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Testbed Configuration

The testbed we are going to use for this test session is based on a mainboard with Intel H67 chipset which offers two SATA 6 Gbps ports. We connect our SSDs to these particular ports.

Here is the full testbed configuration:

  • Intel Core i5-2400 (Sandy Bridge, 4 cores, 3.1 GHz, EIST and Turbo Boost turned off);
  • Foxconn H67S mainboard (BIOS A41F1P01);
  • 2 x 2 GB DDR3-1333 SDRAM DIMM 9-9-9-24-1T;
  • Crucial m4 256 GB system disk (CT256M4SSD2);
  • Tested SSDs:
    • Kingston HyperX 120 GB (SH100S3/120G, firmware version 332);
    • Kingston HyperX 240 GB (SH100S3/240G, firmware version 332).
  • Microsoft Windows 7 SP1 Ultimate x64 OS
  • Drivers:
    • Intel Chipset Driver 9.2.0.1030
    • Intel HD Graphics Driver 15.22.1.2361
    • Intel Management Engine Driver 7.1.10.1065
    • Intel Rapid Storage Technology 10.8.0.1003.

Building a RAID0 with SSDs

We are going to build our SSD-based RAID using a standard SATA RAID controller that is integrated into modern chipsets. Such controllers work well with single SSDs and suit the purpose of this test session just fine, especially as they are available on most mainboards and thus do not require extra investment on the user’s part.

Our testbed is based on an LGA1155 mainboard with H67 chipset whose SATA controller supports RAID. You only need to change the controller’s operation mode from AHCI to RAID in the mainboard’s BIOS. However, changing the BIOS option is likely to make your OS unbootable. You’ll be getting a blue screen of death as you try to boot your computer up because the RAID driver is off by default in Windows. There are two ways to solve the problem. One is to reinstall Windows after you've switched to RAID mode. The necessary driver will be enabled automatically during installation. The other way is to find the Start variable in the system registry (HKEY_LOCAL_MACHINE\System\CurrentControlSet\Services\Iastorv) and set its value at 0 before changing the SATA controller settings in your mainboard's BIOS. Then you just reinstall the Inter Rapid Storage Technology driver, being already in RAID mode.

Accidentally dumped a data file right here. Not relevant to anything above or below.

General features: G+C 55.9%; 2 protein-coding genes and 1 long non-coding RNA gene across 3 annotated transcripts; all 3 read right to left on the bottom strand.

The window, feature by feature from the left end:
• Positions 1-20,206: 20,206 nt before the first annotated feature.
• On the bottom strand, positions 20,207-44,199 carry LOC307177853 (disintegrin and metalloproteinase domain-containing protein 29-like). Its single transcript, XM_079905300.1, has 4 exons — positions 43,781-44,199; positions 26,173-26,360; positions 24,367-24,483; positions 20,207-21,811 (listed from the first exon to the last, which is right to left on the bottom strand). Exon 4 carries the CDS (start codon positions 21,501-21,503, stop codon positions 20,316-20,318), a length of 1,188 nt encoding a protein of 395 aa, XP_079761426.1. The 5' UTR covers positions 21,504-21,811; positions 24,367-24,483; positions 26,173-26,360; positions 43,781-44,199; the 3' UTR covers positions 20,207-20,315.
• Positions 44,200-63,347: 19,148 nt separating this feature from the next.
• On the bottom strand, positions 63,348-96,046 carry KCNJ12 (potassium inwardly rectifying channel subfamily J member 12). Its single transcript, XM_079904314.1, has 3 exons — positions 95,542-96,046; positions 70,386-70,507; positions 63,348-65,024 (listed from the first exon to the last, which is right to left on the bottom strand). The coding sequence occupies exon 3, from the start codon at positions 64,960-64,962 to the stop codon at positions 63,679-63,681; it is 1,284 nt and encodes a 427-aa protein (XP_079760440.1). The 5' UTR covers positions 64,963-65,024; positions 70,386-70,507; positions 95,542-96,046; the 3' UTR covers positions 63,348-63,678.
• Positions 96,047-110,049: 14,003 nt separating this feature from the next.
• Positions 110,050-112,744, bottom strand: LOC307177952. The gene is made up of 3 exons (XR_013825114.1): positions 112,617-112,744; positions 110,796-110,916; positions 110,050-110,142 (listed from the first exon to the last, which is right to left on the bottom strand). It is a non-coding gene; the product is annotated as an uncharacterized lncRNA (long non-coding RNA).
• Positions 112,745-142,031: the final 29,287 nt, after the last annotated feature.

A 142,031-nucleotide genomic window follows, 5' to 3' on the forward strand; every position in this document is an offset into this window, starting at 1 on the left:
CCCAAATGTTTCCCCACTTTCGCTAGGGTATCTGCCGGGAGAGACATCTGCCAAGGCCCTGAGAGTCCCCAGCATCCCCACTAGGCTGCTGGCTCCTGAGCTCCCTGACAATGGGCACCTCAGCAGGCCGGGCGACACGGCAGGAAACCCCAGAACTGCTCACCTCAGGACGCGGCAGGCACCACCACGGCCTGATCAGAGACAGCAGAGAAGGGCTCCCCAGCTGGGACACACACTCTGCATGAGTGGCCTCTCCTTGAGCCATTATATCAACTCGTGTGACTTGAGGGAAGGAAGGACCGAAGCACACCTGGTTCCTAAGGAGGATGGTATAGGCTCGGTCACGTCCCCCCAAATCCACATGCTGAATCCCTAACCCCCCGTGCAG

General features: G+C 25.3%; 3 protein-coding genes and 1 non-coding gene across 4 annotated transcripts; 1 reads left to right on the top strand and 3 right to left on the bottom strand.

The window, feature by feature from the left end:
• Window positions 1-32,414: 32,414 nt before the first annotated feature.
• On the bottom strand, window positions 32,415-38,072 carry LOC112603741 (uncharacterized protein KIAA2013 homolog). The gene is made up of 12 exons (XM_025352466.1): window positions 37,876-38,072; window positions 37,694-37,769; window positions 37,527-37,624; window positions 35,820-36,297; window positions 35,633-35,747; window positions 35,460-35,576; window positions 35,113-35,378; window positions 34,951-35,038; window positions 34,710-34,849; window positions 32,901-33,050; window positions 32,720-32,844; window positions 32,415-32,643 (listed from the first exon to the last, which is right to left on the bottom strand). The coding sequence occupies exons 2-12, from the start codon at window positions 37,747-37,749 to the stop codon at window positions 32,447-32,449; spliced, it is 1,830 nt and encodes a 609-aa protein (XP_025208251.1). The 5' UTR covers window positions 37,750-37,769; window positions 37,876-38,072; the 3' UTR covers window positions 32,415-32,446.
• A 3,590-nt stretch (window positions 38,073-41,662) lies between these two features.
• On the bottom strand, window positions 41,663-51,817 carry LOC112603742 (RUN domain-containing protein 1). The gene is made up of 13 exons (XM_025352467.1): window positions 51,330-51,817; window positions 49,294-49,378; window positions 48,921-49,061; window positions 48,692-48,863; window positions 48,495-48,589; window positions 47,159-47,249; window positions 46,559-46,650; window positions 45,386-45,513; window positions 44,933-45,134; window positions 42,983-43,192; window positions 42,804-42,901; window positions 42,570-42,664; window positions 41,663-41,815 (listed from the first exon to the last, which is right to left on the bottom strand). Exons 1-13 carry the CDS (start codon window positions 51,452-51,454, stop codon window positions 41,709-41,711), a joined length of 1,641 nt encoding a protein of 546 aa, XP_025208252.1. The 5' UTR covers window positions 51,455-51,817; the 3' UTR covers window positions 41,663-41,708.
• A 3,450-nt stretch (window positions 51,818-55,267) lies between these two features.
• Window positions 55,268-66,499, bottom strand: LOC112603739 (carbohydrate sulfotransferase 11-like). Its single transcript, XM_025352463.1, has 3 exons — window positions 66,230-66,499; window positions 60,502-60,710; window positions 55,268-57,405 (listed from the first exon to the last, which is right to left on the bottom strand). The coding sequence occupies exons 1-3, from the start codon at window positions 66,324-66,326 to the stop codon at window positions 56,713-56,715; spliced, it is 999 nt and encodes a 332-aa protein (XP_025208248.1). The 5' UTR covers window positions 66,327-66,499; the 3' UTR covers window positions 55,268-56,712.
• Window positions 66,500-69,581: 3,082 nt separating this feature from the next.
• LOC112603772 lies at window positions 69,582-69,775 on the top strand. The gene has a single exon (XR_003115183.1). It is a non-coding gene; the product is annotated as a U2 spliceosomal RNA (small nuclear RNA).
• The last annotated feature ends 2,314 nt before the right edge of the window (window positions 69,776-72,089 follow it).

With RAID mode turned on and the required drivers enabled, you can proceed to building your RAID. You use the Intel RST driver for that and are only required to specify the disks you want to combine and the RAID level. It's RAID0 for our test.

The rest of configuring is performed automatically but you can change the stripe size (128 KB by default) and enable the driver's write caching (if enabled, this can lead to data loss in case of a power failure).

We wouldn’t recommend you turning the write caching on, especially as the OS itself offers such functionality. As for the stripe size (it’s the size of the fragments data are broken into when stored on a RAID), it is not quite reasonable to rely on the driver's default of 128 kilobytes. A large stripe size makes sense for conventional hard disks which are much faster at reading or writing large blocks of sequentially placed data than at processing small data blocks because the latter operation involves too much repositioning of the read/write heads. SSDs, on their part, boast a very low access time, so choosing a small stripe size should ensure better performance with small files.

It must be noted that a single Kingston HyperX 120GB can process larger data blocks faster but there are other things to consider.

The Intel RST driver can intellectually process the data request queue, ensuring that the SSD-based RAID0 be fast even at a small stripe size. We’ve carried out a brief test of a RAID0 built out of two HyperX 120GB SSDs using different stripe sizes.

Data stripe size = 4 KB

Data sripe size = 8 KB

Data stripe size = 16 KB

Data stripe size = 32 KB

Data stripe size = 64 KB

Data stripe size = 128 KB

The results of AS SSD Benchmark suggest that the performance of the RAID0 doesn't vary greatly as the stripe size changes. On the other hand, this parameter really affects the speed of sequential operations as well as the processing of small data blocks at a long request queue. The RAID0 seems to deliver its best performance with 32KB data blocks, so the driver’s default doesn’t look optimal. We will use the stripe size of 32 kilobytes for our today’s tests and recommend you to use this setting, too, if you build a RAID0 out of SSDs with second-generation SandForce controllers.

There is one more important thing to be noted here. As soon as your RAID is built, it is identified by the OS as a single whole and you cannot access its constituents separately. This may be inconvenient. For example, you won't be able to update the firmware or view the S.M.A.R.T. information or perform a Secure Erase for the SSDs in your RAID. But the biggest problem is that the OS won't be able to use the TRIM command which is supposed to protect SSDs from performance degradation.

 
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